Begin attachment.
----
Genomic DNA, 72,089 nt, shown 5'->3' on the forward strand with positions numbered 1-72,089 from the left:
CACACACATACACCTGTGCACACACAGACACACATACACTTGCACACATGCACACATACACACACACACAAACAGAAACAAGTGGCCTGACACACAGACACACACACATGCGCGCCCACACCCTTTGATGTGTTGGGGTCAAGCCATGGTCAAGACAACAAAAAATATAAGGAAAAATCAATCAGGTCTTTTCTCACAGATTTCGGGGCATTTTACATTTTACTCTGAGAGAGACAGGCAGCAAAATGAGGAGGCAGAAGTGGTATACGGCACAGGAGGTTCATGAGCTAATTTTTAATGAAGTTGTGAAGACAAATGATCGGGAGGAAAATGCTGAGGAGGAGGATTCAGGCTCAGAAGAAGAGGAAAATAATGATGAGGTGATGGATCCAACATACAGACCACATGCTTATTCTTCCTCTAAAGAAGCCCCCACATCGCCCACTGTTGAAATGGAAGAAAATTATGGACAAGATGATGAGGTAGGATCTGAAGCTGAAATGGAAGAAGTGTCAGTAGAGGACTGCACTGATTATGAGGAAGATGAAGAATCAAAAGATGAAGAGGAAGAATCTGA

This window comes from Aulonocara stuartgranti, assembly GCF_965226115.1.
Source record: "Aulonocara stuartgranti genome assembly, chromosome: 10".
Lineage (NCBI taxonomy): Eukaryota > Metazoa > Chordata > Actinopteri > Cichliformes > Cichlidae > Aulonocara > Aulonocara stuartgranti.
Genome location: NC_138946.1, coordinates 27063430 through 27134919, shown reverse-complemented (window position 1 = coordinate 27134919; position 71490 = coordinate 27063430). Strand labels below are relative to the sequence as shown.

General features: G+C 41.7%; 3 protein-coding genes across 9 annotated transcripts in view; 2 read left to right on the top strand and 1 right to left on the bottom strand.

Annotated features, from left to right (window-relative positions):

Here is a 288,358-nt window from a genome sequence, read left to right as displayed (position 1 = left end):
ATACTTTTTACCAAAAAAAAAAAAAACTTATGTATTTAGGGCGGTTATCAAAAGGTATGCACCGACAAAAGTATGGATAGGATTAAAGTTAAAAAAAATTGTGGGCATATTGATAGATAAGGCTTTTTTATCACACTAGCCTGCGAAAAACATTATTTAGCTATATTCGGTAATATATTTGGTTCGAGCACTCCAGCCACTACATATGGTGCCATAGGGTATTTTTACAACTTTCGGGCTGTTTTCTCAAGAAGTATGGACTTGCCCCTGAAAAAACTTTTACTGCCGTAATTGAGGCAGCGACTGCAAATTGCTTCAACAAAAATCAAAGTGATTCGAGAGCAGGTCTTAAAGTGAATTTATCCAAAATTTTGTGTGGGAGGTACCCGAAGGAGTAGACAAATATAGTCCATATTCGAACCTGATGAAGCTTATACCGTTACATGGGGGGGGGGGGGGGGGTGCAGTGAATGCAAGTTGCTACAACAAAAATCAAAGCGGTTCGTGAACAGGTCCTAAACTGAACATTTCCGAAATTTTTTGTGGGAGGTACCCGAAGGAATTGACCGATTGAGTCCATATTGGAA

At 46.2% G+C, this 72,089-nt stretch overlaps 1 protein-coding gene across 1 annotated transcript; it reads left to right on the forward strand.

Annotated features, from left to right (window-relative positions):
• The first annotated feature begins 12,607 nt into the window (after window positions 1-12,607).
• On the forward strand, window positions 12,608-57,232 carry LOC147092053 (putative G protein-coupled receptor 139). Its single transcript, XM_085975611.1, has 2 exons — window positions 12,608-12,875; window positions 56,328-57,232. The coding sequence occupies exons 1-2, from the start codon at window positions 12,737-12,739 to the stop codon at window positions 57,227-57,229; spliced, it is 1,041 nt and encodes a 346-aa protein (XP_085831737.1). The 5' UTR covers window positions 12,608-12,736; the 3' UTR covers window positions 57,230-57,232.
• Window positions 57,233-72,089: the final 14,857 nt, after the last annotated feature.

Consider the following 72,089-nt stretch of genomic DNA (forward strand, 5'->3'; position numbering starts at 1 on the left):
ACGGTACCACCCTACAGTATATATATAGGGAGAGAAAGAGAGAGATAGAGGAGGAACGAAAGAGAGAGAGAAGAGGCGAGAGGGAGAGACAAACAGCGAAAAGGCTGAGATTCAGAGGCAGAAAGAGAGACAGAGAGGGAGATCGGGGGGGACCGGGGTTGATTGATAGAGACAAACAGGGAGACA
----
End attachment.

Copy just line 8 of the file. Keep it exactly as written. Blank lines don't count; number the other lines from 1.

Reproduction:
Annotated features, from left to right (window-relative positions):